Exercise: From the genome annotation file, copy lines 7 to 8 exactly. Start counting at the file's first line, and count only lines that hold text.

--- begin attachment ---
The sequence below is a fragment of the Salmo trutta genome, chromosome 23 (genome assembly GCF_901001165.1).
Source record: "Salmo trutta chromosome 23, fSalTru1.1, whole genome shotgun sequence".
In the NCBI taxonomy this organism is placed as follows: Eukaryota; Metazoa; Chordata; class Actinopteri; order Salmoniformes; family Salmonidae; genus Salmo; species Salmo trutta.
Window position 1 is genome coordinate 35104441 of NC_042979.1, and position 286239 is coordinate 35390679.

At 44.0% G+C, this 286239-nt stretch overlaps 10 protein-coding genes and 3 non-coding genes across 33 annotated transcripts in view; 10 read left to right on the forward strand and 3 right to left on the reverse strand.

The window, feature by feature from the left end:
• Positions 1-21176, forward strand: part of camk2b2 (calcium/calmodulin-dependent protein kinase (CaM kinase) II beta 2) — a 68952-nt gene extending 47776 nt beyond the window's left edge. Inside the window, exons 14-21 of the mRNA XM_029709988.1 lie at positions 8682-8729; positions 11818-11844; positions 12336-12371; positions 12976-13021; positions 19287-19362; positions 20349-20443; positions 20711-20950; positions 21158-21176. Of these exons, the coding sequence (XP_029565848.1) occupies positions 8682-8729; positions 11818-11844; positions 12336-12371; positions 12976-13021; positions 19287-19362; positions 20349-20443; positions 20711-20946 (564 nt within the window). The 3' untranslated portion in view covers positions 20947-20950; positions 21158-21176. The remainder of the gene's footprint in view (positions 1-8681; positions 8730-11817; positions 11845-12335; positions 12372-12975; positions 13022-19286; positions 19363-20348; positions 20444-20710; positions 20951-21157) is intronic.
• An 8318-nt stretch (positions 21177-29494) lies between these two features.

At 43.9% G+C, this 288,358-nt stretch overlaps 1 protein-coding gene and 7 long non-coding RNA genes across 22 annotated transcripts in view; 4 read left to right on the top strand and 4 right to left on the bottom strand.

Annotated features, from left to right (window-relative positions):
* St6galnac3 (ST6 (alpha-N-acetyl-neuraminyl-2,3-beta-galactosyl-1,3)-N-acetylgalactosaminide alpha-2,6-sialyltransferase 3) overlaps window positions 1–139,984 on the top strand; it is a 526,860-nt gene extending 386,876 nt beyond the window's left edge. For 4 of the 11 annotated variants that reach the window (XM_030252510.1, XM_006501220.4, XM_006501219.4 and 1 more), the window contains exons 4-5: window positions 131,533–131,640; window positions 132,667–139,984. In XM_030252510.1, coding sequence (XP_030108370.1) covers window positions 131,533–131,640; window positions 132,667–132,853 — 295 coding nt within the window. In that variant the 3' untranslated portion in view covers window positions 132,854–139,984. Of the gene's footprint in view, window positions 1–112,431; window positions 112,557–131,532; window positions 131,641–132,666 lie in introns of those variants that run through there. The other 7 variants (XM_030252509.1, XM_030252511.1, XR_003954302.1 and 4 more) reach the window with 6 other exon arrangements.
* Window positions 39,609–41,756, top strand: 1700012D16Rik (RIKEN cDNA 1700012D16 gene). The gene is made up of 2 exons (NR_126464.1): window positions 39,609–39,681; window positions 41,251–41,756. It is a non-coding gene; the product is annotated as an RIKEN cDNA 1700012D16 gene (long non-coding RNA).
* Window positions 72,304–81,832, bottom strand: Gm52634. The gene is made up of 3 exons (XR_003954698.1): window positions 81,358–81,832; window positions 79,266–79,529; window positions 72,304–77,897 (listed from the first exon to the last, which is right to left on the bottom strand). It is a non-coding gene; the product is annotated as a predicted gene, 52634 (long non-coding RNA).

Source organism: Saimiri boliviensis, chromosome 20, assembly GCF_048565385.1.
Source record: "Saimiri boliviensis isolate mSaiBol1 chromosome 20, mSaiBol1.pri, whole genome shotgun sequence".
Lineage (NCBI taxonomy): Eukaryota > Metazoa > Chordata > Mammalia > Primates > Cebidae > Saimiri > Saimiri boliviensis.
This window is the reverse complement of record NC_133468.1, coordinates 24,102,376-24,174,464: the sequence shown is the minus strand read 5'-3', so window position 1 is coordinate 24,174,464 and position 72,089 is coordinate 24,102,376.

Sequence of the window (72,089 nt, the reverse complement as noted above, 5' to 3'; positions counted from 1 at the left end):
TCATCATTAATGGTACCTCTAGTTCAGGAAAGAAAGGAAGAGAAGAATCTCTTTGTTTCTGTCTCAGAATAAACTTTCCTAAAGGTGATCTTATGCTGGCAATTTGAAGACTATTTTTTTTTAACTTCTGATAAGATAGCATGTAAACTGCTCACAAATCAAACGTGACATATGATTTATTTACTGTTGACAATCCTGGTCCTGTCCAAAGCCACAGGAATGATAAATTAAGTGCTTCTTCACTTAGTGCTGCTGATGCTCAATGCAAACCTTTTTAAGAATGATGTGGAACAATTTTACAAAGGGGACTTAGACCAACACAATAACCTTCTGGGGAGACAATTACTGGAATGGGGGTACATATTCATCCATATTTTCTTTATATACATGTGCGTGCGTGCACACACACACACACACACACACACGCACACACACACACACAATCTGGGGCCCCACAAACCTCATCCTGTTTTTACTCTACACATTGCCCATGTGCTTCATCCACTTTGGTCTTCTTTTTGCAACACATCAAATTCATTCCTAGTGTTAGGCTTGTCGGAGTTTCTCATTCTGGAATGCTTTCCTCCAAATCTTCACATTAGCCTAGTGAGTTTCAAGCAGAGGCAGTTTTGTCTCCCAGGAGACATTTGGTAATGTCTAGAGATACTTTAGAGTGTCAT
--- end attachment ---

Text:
• Positions 1-21176, forward strand: part of camk2b2 (calcium/calmodulin-dependent protein kinase (CaM kinase) II beta 2) — a 68952-nt gene extending 47776 nt beyond the window's left edge. Inside the window, exons 14-21 of the mRNA XM_029709988.1 lie at positions 8682-8729; positions 11818-11844; positions 12336-12371; positions 12976-13021; positions 19287-19362; positions 20349-20443; positions 20711-20950; positions 21158-21176. Of these exons, the coding sequence (XP_029565848.1) occupies positions 8682-8729; positions 11818-11844; positions 12336-12371; positions 12976-13021; positions 19287-19362; positions 20349-20443; positions 20711-20946 (564 nt within the window). The 3' untranslated portion in view covers positions 20947-20950; positions 21158-21176. The remainder of the gene's footprint in view (positions 1-8681; positions 8730-11817; positions 11845-12335; positions 12372-12975; positions 13022-19286; positions 19363-20348; positions 20444-20710; positions 20951-21157) is intronic.
• An 8318-nt stretch (positions 21177-29494) lies between these two features.